Blog: Diane Durance

And the winner is... Diane Durance, executive director of Great Lakes Entrepreneur's Quest, is here this week to discuss the GLEQ business plan competition for aspiring entrepreneurs. In June, one start-up will win the $100K SmartZone award. In a time when there's talk of taking the nickel out of nickels, a few Gs can mean the difference between boom or bust.

Post 2: Do You Have 'The Right Stuff' for Entrepreneurship? You'd Be Surprised

Do you harbor doubts about whether you have 'The Right Stuff' to be an entrepreneur? If you've read some of the popular books on the subject or maybe taken a few profile tests to see if you have an entrepreneurial personality, you could be wondering.  

Let me put your fears to rest. You DO have The Right Stuff.

Here's how I know. I've been watching people of all ages, backgrounds, and personality types launching new ventures for three decades. I've even started three myself with very different types of partners.  I'm meeting and working with hundreds of people all over Michigan that are starting businesses right now. I can tell you that there's no single personality trait they all share. They come from diverse backgrounds and are exploring opportunities in every imaginable field. They're students and retirees. They're high school graduates and Ph.D.s and M.Ds.  They're on farms and in downtown Detroit (soon to be on farms in downtown Detroit).

When I was in business school 30 years ago, the oft quoted statistic was that if you didn't start a business by the time you were 28, you never would. Bunk! Your father had to have started a business (not many moms did back then) for you to have the best chance of being a successful. Baloney! You had to be an extrovert. A visionary. Maniacally single-minded and driven by demons to succeed. Nonsense!

The reality is entrepreneurship is a very common vocation, with 11% of U.S. households owning a business and 13% of people in the U.S. between the ages of 18 and 74 currently in the process of starting a business. According to recent surveys, 70% of high school seniors are planning to start a business. 50% of college students believe it's a smarter career choice than getting a job. Every year, more people are starting businesses than getting married or having children. 40% of us will be self-employed at some point!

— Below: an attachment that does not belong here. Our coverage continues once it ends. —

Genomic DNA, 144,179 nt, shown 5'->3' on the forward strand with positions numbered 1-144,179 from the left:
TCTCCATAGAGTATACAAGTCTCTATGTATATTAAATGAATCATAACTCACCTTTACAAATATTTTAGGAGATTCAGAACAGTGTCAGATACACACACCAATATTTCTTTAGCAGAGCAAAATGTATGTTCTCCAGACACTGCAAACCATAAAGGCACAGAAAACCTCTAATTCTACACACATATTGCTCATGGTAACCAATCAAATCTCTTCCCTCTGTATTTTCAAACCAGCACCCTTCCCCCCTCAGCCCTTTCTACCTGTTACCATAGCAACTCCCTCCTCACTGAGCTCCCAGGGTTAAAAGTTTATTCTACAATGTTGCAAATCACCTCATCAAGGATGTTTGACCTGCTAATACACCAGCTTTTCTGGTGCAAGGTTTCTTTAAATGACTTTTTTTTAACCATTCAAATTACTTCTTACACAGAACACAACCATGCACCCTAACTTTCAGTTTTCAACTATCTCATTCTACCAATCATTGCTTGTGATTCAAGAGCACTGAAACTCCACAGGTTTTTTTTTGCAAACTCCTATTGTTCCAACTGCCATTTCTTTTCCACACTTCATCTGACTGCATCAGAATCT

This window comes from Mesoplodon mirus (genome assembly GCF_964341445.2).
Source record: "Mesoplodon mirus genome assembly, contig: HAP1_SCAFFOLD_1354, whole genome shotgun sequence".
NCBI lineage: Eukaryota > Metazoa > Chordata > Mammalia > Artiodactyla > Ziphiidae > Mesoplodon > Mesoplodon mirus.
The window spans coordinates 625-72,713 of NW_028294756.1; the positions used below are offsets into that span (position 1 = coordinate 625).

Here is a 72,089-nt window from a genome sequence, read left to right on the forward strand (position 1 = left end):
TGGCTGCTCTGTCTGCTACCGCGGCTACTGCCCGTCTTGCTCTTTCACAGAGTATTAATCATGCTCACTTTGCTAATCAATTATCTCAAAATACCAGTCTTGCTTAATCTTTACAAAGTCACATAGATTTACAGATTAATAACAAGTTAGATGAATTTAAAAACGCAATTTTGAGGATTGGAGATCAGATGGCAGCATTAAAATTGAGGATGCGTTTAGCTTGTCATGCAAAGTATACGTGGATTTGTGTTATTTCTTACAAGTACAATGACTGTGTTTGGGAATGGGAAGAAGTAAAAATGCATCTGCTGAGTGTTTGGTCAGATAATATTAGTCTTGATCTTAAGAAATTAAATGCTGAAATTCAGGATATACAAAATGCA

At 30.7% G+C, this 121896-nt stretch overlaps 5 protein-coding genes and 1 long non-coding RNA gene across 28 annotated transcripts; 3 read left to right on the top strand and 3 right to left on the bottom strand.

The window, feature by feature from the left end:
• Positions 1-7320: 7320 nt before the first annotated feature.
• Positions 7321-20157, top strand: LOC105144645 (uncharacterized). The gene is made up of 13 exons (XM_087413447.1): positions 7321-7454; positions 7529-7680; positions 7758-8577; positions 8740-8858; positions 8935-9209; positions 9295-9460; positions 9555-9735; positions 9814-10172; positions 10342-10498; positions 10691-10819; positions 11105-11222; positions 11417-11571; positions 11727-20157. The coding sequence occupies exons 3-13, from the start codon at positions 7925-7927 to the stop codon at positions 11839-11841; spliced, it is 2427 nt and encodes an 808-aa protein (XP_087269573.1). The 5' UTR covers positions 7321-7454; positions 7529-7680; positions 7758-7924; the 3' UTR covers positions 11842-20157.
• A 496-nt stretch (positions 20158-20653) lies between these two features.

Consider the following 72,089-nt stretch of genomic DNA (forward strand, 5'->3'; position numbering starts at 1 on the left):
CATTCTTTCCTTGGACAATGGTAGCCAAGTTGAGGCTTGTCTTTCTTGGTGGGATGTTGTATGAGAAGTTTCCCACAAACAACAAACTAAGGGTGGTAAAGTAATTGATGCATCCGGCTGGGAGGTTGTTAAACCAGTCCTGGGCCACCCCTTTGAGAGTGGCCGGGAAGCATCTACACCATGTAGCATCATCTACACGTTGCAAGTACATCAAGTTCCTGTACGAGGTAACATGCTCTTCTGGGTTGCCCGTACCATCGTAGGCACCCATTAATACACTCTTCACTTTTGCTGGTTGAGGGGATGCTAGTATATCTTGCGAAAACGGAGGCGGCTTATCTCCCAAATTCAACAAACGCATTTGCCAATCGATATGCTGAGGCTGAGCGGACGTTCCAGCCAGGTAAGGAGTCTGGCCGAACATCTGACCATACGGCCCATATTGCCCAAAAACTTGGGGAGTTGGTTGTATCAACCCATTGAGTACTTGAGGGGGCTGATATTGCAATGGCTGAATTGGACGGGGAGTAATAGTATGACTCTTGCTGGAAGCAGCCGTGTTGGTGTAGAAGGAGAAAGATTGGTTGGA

Who are all these entrepreneurs? Scott A. Shane, author of The Illusions of Entrepreneurship - The Costly Myths That Entrepreneurs, Investors, and Policy Makers Live By, draws on the data from extensive research to provide an accurate assessment about who becomes an entrepreneur and why, and which factors lead to success. I urge you to read his enlightening book, but here are some points that caught my attention:

    •  People are more likely to start companies in poorer and more agricultural places than in places that are richer and more reliant on manufacturing.
    •  People in places with high rates of unemployment are more likely to start businesses than people in places with low rates of unemployment. (Good news for Michigan!)
    •  Most new businesses are not started in glitzy, high-tech industries but rather in pretty mundane, run-of-the-mill industries.
    •  The most typical entrepreneur isn't a Silicon Valley-type, but rather a regular guy, married and in his forties, who started his business because he didn't want to work for someone else.
    •  Psychological factors account for very little of the difference between entrepreneurs and other people.

    •  The characteristics that make people more likely to start businesses aren't all desirable; people are more likely to go into business for themselves if they are unemployed, work part-time, have changed jobs often, and make less money.

    •  Entrepreneurship is not a young person's game; middle-aged people are more likely than anyone else to be entrepreneurs.
    •  Education doesn't hinder entrepreneurship; getting an education makes people more likely to start businesses.
    •  Studying business isn't that important to becoming an entrepreneur: studying things that correspond to occupations in which a lot of people run their own businesses is just as likely to increase a person's chances of starting a business.
    •  Working for someone else increases the chances that a person will start his own business.
So next time you're introducing  yourself as a newly minted entrepreneur, stop  imagining your listener mentally comparing you to Bill Gates, Larry Page, or  Michael Dell -- and dismissing you as a wannabe. Extend your hand, smile confidently, and know that it's not the rare few that succeed -- it is and will be many of us.

Tomorrow: The Road Map to Michigan Resources